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    The point is, he has to walk to the back of his house (past the kitchen table) to the back door to turn on the light in his kitchen. Then when he leaves, he has to turn the switch off then walk back through the dark kitchen. The electrician missed the second switch (at every entrance and exit to a room). This issue is not just lack of light, it is lack of common sense design and convenience and whether or not an easy-to-install and reliable wireless switch technology exists.

    So, he moved into this house recently and thought "WTF, why did that previous family settle and put up with such a crappy design for so long?". He doesn't want to be the person the next owner is saying the same thing about - "why did he settle for such a bad design and not do anything about it?"
     
  13. GopherT

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    Back to the future! I had a Sears garage door opener in 1993 with an extra button that would turn on an X-10 outlet adapter that had a lamp plugged into it - my wife loved not having to come into a dark house (especially in that neighborhood!).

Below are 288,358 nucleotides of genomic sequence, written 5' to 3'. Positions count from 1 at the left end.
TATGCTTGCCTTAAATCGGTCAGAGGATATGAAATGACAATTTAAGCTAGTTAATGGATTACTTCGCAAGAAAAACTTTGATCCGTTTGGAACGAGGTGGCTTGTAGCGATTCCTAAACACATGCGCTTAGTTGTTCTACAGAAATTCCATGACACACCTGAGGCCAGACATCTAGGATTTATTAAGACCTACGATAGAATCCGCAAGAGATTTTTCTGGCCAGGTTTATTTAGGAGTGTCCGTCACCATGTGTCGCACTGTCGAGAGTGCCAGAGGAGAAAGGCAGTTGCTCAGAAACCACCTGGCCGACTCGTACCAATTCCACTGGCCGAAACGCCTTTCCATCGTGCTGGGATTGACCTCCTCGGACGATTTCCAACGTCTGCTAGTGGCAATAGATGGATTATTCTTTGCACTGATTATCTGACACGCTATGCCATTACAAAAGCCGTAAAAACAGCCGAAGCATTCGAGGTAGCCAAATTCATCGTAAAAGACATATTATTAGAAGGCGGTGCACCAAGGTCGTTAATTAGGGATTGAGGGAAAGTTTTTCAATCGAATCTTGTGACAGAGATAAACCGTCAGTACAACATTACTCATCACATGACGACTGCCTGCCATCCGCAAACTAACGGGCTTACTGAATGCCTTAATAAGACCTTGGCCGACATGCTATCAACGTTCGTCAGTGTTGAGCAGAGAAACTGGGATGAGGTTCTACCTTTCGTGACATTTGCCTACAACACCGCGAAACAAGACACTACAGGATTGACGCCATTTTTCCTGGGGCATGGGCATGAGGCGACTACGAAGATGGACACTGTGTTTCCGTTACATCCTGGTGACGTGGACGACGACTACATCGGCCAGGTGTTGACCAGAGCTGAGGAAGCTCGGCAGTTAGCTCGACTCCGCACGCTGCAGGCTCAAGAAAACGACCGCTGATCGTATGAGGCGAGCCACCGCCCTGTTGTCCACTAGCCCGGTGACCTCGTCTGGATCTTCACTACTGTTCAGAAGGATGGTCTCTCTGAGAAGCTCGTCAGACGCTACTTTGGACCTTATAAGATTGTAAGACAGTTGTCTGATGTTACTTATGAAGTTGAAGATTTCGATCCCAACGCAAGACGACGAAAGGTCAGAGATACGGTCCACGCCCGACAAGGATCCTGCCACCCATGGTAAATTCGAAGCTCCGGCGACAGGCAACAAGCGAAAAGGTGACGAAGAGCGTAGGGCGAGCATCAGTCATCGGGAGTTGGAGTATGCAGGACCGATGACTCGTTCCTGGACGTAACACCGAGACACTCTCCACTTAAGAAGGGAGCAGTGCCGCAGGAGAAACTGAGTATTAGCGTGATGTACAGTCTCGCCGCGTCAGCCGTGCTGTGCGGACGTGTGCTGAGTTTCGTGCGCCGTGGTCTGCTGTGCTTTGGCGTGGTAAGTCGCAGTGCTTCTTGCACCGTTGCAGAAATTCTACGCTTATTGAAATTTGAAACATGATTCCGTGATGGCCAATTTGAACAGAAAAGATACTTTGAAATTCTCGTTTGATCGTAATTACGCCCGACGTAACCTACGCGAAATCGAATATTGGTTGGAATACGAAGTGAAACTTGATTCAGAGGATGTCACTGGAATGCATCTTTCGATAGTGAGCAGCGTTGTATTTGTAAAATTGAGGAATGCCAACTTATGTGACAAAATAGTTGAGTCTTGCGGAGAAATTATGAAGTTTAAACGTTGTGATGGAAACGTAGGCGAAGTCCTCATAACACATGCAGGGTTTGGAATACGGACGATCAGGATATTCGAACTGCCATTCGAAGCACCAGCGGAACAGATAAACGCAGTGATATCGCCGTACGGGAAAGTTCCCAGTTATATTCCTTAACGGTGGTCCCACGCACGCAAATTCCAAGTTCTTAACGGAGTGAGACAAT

14. gerty

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    I did some service work at a factory years ago. The factory had an addition built onto the parking lot side, they neglected to move the light switch to the new outside door. Anyone entering through that door had to walk about 75' in near total darkness to the switch. It was like that until they shut down years later..
    We use some X-10 in my class, mostly because it's mentioned in 2 of our books, old technology but it still works..